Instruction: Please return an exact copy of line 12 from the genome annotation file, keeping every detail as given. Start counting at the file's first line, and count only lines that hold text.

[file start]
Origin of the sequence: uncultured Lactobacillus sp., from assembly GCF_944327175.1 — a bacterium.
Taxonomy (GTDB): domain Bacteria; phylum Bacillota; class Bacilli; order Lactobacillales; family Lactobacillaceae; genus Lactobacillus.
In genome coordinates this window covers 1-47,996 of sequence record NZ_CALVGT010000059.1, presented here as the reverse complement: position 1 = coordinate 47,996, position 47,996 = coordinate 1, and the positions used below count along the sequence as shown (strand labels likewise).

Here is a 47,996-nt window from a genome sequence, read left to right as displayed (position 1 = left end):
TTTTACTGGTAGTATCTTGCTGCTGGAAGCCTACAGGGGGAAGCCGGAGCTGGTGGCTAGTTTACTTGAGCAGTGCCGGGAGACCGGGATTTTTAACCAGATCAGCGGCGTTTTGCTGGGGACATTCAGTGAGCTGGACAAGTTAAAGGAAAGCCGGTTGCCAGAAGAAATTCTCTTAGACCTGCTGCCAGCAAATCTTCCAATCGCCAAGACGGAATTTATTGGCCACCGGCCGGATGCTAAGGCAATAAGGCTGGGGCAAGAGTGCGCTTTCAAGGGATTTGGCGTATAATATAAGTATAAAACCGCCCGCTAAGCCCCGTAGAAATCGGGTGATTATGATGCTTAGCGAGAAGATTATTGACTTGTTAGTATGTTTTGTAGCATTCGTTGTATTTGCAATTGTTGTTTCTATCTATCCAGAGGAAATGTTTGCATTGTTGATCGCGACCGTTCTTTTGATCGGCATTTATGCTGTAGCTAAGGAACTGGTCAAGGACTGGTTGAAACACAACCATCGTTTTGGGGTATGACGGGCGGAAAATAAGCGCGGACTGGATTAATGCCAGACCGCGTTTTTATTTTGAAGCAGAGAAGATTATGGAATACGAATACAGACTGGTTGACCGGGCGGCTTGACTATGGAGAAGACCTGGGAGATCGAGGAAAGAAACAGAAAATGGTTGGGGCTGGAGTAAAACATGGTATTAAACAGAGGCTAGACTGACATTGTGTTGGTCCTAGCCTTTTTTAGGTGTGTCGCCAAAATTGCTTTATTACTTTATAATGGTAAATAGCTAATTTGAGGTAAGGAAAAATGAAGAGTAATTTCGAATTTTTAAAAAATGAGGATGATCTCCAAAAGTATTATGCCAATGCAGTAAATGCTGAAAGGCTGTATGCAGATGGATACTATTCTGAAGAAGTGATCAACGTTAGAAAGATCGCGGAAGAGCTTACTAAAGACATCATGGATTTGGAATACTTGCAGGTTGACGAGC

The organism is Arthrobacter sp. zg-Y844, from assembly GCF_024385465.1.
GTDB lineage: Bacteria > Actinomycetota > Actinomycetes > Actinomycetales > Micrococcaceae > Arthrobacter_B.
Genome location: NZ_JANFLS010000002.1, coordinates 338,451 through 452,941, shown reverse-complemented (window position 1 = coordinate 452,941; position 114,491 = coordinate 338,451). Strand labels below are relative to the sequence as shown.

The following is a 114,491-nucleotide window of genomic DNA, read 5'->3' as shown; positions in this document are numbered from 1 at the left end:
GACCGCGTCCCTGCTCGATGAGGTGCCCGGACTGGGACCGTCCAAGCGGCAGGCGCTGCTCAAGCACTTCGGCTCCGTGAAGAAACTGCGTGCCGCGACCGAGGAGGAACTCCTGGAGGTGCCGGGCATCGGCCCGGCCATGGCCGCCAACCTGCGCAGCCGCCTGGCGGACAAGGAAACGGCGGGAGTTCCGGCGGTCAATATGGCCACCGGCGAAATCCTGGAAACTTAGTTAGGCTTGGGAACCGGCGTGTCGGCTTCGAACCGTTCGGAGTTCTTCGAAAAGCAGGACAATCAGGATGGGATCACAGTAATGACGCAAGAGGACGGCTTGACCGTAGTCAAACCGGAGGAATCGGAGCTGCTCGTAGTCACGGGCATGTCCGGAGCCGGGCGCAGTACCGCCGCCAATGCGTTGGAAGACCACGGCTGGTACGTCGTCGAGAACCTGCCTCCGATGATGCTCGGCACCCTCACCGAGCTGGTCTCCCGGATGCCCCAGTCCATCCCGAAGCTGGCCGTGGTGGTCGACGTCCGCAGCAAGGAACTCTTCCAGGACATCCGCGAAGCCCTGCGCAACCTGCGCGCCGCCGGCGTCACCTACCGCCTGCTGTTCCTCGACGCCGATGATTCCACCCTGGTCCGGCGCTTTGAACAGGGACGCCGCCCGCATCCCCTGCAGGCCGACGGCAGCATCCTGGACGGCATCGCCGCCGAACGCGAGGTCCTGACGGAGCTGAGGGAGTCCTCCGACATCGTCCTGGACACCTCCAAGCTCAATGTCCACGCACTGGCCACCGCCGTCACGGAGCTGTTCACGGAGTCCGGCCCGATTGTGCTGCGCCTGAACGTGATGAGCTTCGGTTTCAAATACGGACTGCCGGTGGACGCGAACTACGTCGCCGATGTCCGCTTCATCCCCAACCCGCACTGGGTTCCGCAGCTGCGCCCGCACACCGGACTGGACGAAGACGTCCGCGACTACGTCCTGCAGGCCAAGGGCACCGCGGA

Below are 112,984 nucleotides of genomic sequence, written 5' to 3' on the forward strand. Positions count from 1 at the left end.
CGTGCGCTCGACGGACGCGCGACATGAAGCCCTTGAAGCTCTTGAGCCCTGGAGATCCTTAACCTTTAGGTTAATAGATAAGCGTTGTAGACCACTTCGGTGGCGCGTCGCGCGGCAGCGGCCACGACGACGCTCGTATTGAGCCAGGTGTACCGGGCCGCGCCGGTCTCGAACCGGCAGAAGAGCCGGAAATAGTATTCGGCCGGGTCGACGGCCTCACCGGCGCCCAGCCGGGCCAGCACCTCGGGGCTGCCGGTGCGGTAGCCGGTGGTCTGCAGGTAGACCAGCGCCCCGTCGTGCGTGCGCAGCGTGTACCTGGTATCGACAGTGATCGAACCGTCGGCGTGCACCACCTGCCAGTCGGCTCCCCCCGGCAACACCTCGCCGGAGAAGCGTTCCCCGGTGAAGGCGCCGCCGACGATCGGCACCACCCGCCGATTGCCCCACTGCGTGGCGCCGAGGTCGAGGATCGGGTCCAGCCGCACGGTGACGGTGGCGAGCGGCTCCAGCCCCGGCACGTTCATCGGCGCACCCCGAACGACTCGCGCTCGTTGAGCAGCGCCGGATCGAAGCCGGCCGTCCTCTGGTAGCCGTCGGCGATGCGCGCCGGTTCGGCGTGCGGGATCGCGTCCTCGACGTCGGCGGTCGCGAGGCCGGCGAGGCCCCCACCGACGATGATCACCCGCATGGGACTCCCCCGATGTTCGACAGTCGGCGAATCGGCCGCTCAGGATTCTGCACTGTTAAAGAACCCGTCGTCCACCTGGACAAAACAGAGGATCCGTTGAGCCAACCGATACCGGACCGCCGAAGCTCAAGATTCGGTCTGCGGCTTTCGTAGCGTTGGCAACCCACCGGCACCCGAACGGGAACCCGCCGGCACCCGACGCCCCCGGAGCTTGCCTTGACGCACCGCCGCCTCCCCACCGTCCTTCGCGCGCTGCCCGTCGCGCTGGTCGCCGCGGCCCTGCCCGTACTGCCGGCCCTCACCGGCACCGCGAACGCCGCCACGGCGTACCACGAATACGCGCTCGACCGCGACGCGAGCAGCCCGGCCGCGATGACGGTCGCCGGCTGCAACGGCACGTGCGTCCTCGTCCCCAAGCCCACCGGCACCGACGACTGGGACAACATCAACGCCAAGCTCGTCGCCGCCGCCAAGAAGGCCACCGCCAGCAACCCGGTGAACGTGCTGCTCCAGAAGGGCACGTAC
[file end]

CGTGCGCTCGACGGACGCGCGACATGAAGCCCTTGAAGCTCTTGAGCCCTGGAGATCCTTAACCTTTAGGTTAATAGATAAGCGTTGTAGACCACTTCGGTGGCGCGTCGCGCGGCAGCGGCCACGACGACGCTCGTATTGAGCCAGGTGTACCGGGCCGCGCCGGTCTCGAACCGGCAGAAGAGCCGGAAATAGTATTCGGCCGGGTCGACGGCCTCACCGGCGCCCAGCCGGGCCAGCACCTCGGGGCTGCCGGTGCGGTAGCCGGTGGTCTGCAGGTAGACCAGCGCCCCGTCGTGCGTGCGCAGCGTGTACCTGGTATCGACAGTGATCGAACCGTCGGCGTGCACCACCTGCCAGTCGGCTCCCCCCGGCAACACCTCGCCGGAGAAGCGTTCCCCGGTGAAGGCGCCGCCGACGATCGGCACCACCCGCCGATTGCCCCACTGCGTGGCGCCGAGGTCGAGGATCGGGTCCAGCCGCACGGTGACGGTGGCGAGCGGCTCCAGCCCCGGCACGTTCATCGGCGCACCCCGAACGACTCGCGCTCGTTGAGCAGCGCCGGATCGAAGCCGGCCGTCCTCTGGTAGCCGTCGGCGATGCGCGCCGGTTCGGCGTGCGGGATCGCGTCCTCGACGTCGGCGGTCGCGAGGCCGGCGAGGCCCCCACCGACGATGATCACCCGCATGGGACTCCCCCGATGTTCGACAGTCGGCGAATCGGCCGCTCAGGATTCTGCACTGTTAAAGAACCCGTCGTCCACCTGGACAAAACAGAGGATCCGTTGAGCCAACCGATACCGGACCGCCGAAGCTCAAGATTCGGTCTGCGGCTTTCGTAGCGTTGGCAACCCACCGGCACCCGAACGGGAACCCGCCGGCACCCGACGCCCCCGGAGCTTGCCTTGACGCACCGCCGCCTCCCCACCGTCCTTCGCGCGCTGCCCGTCGCGCTGGTCGCCGCGGCCCTGCCCGTACTGCCGGCCCTCACCGGCACCGCGAACGCCGCCACGGCGTACCACGAATACGCGCTCGACCGCGACGCGAGCAGCCCGGCCGCGATGACGGTCGCCGGCTGCAACGGCACGTGCGTCCTCGTCCCCAAGCCCACCGGCACCGACGACTGGGACAACATCAACGCCAAGCTCGTCGCCGCCGCCAAGAAGGCCACCGCCAGCAACCCGGTGAACGTGCTGCTCCAGAAGGGCACGTAC